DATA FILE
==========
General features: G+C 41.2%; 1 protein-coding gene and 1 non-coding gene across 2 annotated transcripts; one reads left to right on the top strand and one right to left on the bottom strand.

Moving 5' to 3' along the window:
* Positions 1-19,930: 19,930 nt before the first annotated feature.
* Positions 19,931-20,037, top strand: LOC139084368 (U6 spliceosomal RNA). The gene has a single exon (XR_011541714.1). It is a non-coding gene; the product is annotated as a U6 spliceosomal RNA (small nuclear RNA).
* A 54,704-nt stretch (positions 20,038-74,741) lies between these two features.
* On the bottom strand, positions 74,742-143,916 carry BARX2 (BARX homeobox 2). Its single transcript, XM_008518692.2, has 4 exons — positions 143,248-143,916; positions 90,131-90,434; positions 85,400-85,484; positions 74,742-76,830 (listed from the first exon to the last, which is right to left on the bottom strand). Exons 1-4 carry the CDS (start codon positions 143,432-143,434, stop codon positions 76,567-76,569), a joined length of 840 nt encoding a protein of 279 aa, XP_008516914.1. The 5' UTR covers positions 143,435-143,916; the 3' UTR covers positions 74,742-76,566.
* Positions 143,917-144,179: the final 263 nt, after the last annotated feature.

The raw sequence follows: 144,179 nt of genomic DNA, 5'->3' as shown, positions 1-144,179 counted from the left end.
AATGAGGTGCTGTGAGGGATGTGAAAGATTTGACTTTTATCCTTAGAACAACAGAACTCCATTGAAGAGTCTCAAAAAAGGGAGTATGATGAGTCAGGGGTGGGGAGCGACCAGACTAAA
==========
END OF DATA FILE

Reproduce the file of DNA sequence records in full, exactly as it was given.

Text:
General features: G+C 41.2%; 1 protein-coding gene and 1 non-coding gene across 2 annotated transcripts; one reads left to right on the top strand and one right to left on the bottom strand.

Moving 5' to 3' along the window:
* Positions 1-19,930: 19,930 nt before the first annotated feature.
* Positions 19,931-20,037, top strand: LOC139084368 (U6 spliceosomal RNA). The gene has a single exon (XR_011541714.1). It is a non-coding gene; the product is annotated as a U6 spliceosomal RNA (small nuclear RNA).
* A 54,704-nt stretch (positions 20,038-74,741) lies between these two features.
* On the bottom strand, positions 74,742-143,916 carry BARX2 (BARX homeobox 2). Its single transcript, XM_008518692.2, has 4 exons — positions 143,248-143,916; positions 90,131-90,434; positions 85,400-85,484; positions 74,742-76,830 (listed from the first exon to the last, which is right to left on the bottom strand). Exons 1-4 carry the CDS (start codon positions 143,432-143,434, stop codon positions 76,567-76,569), a joined length of 840 nt encoding a protein of 279 aa, XP_008516914.1. The 5' UTR covers positions 143,435-143,916; the 3' UTR covers positions 74,742-76,566.
* Positions 143,917-144,179: the final 263 nt, after the last annotated feature.

The raw sequence follows: 144,179 nt of genomic DNA, 5'->3' as shown, positions 1-144,179 counted from the left end.
AATGAGGTGCTGTGAGGGATGTGAAAGATTTGACTTTTATCCTTAGAACAACAGAACTCCATTGAAGAGTCTCAAAAAAGGGAGTATGATGAGTCAGGGGTGGGGAGCGACCAGACTAAA